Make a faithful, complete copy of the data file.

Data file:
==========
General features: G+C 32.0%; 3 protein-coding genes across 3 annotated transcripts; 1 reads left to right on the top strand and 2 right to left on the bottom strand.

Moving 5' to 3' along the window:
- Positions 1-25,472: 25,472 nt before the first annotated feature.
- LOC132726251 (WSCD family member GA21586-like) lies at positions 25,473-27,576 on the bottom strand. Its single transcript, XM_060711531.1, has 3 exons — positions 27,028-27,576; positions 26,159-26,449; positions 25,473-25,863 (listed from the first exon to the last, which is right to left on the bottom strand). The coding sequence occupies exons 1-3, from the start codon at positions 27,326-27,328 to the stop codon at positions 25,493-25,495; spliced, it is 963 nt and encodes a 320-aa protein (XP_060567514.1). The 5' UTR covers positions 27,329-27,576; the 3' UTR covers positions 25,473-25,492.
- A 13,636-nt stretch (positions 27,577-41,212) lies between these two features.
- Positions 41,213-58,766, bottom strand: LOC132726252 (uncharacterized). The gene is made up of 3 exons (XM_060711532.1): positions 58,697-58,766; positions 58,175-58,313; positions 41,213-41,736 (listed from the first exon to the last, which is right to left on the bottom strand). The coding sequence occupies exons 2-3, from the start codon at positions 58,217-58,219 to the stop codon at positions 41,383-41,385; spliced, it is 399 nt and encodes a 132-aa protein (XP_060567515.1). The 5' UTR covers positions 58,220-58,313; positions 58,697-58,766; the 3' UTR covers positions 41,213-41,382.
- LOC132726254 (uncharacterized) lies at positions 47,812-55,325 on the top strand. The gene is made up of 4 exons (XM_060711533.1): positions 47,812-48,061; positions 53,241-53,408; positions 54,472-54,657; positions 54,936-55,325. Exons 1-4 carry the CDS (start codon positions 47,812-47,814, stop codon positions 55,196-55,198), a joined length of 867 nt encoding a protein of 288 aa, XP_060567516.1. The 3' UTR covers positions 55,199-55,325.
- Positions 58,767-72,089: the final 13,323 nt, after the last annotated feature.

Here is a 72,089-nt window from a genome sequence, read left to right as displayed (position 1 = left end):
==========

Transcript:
General features: G+C 32.0%; 3 protein-coding genes across 3 annotated transcripts; 1 reads left to right on the top strand and 2 right to left on the bottom strand.

Moving 5' to 3' along the window:
- Positions 1-25,472: 25,472 nt before the first annotated feature.
- LOC132726251 (WSCD family member GA21586-like) lies at positions 25,473-27,576 on the bottom strand. Its single transcript, XM_060711531.1, has 3 exons — positions 27,028-27,576; positions 26,159-26,449; positions 25,473-25,863 (listed from the first exon to the last, which is right to left on the bottom strand). The coding sequence occupies exons 1-3, from the start codon at positions 27,326-27,328 to the stop codon at positions 25,493-25,495; spliced, it is 963 nt and encodes a 320-aa protein (XP_060567514.1). The 5' UTR covers positions 27,329-27,576; the 3' UTR covers positions 25,473-25,492.
- A 13,636-nt stretch (positions 27,577-41,212) lies between these two features.
- Positions 41,213-58,766, bottom strand: LOC132726252 (uncharacterized). The gene is made up of 3 exons (XM_060711532.1): positions 58,697-58,766; positions 58,175-58,313; positions 41,213-41,736 (listed from the first exon to the last, which is right to left on the bottom strand). The coding sequence occupies exons 2-3, from the start codon at positions 58,217-58,219 to the stop codon at positions 41,383-41,385; spliced, it is 399 nt and encodes a 132-aa protein (XP_060567515.1). The 5' UTR covers positions 58,220-58,313; positions 58,697-58,766; the 3' UTR covers positions 41,213-41,382.
- LOC132726254 (uncharacterized) lies at positions 47,812-55,325 on the top strand. The gene is made up of 4 exons (XM_060711533.1): positions 47,812-48,061; positions 53,241-53,408; positions 54,472-54,657; positions 54,936-55,325. Exons 1-4 carry the CDS (start codon positions 47,812-47,814, stop codon positions 55,196-55,198), a joined length of 867 nt encoding a protein of 288 aa, XP_060567516.1. The 3' UTR covers positions 55,199-55,325.
- Positions 58,767-72,089: the final 13,323 nt, after the last annotated feature.

Here is a 72,089-nt window from a genome sequence, read left to right as displayed (position 1 = left end):